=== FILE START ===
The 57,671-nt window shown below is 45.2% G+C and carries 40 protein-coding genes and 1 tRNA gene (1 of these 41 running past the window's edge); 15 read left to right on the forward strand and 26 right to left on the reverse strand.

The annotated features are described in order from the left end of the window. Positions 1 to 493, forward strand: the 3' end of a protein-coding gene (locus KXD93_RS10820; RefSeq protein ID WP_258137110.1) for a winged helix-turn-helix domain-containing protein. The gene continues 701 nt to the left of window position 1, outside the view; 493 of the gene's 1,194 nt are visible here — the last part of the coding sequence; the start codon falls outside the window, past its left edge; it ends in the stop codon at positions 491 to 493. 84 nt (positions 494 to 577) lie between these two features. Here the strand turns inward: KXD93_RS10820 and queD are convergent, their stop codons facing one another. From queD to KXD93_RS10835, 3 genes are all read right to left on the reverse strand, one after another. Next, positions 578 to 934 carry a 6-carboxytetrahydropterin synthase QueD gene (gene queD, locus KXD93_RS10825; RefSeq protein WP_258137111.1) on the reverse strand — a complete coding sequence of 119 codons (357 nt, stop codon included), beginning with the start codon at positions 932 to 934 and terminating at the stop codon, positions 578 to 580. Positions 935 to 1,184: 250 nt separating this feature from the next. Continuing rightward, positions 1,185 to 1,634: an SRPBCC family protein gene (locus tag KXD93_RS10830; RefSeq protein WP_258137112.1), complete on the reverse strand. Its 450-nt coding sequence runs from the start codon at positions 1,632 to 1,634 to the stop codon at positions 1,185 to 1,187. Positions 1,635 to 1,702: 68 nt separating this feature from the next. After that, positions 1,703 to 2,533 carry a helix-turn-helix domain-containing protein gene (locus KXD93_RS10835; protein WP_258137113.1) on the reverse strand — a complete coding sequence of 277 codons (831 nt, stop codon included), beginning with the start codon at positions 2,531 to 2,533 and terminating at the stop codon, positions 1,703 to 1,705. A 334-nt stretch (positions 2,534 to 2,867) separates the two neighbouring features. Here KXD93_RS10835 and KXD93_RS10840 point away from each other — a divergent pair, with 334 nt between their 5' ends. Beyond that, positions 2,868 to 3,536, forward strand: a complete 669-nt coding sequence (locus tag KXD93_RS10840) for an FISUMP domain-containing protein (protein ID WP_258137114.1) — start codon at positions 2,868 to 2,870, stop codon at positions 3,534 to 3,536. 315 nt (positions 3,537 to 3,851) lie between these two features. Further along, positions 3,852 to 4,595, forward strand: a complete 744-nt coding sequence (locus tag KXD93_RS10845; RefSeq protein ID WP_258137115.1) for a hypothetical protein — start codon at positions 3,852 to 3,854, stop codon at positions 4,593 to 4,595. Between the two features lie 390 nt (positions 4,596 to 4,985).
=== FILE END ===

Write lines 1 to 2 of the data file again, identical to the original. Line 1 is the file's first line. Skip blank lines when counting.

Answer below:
The 57,671-nt window shown below is 45.2% G+C and carries 40 protein-coding genes and 1 tRNA gene (1 of these 41 running past the window's edge); 15 read left to right on the forward strand and 26 right to left on the reverse strand.

The annotated features are described in order from the left end of the window. Positions 1 to 493, forward strand: the 3' end of a protein-coding gene (locus KXD93_RS10820; RefSeq protein ID WP_258137110.1) for a winged helix-turn-helix domain-containing protein. The gene continues 701 nt to the left of window position 1, outside the view; 493 of the gene's 1,194 nt are visible here — the last part of the coding sequence; the start codon falls outside the window, past its left edge; it ends in the stop codon at positions 491 to 493. 84 nt (positions 494 to 577) lie between these two features. Here the strand turns inward: KXD93_RS10820 and queD are convergent, their stop codons facing one another. From queD to KXD93_RS10835, 3 genes are all read right to left on the reverse strand, one after another. Next, positions 578 to 934 carry a 6-carboxytetrahydropterin synthase QueD gene (gene queD, locus KXD93_RS10825; RefSeq protein WP_258137111.1) on the reverse strand — a complete coding sequence of 119 codons (357 nt, stop codon included), beginning with the start codon at positions 932 to 934 and terminating at the stop codon, positions 578 to 580. Positions 935 to 1,184: 250 nt separating this feature from the next. Continuing rightward, positions 1,185 to 1,634: an SRPBCC family protein gene (locus tag KXD93_RS10830; RefSeq protein WP_258137112.1), complete on the reverse strand. Its 450-nt coding sequence runs from the start codon at positions 1,632 to 1,634 to the stop codon at positions 1,185 to 1,187. Positions 1,635 to 1,702: 68 nt separating this feature from the next. After that, positions 1,703 to 2,533 carry a helix-turn-helix domain-containing protein gene (locus KXD93_RS10835; protein WP_258137113.1) on the reverse strand — a complete coding sequence of 277 codons (831 nt, stop codon included), beginning with the start codon at positions 2,531 to 2,533 and terminating at the stop codon, positions 1,703 to 1,705. A 334-nt stretch (positions 2,534 to 2,867) separates the two neighbouring features. Here KXD93_RS10835 and KXD93_RS10840 point away from each other — a divergent pair, with 334 nt between their 5' ends. Beyond that, positions 2,868 to 3,536, forward strand: a complete 669-nt coding sequence (locus tag KXD93_RS10840) for an FISUMP domain-containing protein (protein ID WP_258137114.1) — start codon at positions 2,868 to 2,870, stop codon at positions 3,534 to 3,536. 315 nt (positions 3,537 to 3,851) lie between these two features. Further along, positions 3,852 to 4,595, forward strand: a complete 744-nt coding sequence (locus tag KXD93_RS10845; RefSeq protein ID WP_258137115.1) for a hypothetical protein — start codon at positions 3,852 to 3,854, stop codon at positions 4,593 to 4,595. Between the two features lie 390 nt (positions 4,596 to 4,985).